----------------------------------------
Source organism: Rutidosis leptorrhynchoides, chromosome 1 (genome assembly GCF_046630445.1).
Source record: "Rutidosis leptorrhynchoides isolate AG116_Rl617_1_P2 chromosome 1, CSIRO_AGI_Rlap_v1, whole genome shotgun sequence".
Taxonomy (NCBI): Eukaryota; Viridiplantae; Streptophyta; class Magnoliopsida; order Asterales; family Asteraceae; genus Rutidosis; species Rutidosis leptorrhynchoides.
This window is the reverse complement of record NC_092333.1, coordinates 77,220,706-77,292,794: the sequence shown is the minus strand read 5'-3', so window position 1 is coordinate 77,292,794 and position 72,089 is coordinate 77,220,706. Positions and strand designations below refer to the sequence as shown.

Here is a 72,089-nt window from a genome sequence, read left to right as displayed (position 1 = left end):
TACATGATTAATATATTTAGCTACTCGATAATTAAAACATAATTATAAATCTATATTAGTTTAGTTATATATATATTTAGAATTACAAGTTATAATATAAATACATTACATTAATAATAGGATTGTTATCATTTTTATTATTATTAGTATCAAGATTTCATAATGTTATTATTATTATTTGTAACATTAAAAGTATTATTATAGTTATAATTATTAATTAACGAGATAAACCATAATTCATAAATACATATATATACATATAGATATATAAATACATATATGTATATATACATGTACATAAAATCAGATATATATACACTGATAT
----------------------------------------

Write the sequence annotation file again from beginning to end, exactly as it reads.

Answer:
Source organism: Rutidosis leptorrhynchoides, chromosome 1 (genome assembly GCF_046630445.1).
Source record: "Rutidosis leptorrhynchoides isolate AG116_Rl617_1_P2 chromosome 1, CSIRO_AGI_Rlap_v1, whole genome shotgun sequence".
Taxonomy (NCBI): Eukaryota; Viridiplantae; Streptophyta; class Magnoliopsida; order Asterales; family Asteraceae; genus Rutidosis; species Rutidosis leptorrhynchoides.
This window is the reverse complement of record NC_092333.1, coordinates 77,220,706-77,292,794: the sequence shown is the minus strand read 5'-3', so window position 1 is coordinate 77,292,794 and position 72,089 is coordinate 77,220,706. Positions and strand designations below refer to the sequence as shown.

Here is a 72,089-nt window from a genome sequence, read left to right as displayed (position 1 = left end):
TACATGATTAATATATTTAGCTACTCGATAATTAAAACATAATTATAAATCTATATTAGTTTAGTTATATATATATTTAGAATTACAAGTTATAATATAAATACATTACATTAATAATAGGATTGTTATCATTTTTATTATTATTAGTATCAAGATTTCATAATGTTATTATTATTATTTGTAACATTAAAAGTATTATTATAGTTATAATTATTAATTAACGAGATAAACCATAATTCATAAATACATATATATACATATAGATATATAAATACATATATGTATATATACATGTACATAAAATCAGATATATATACACTGATAT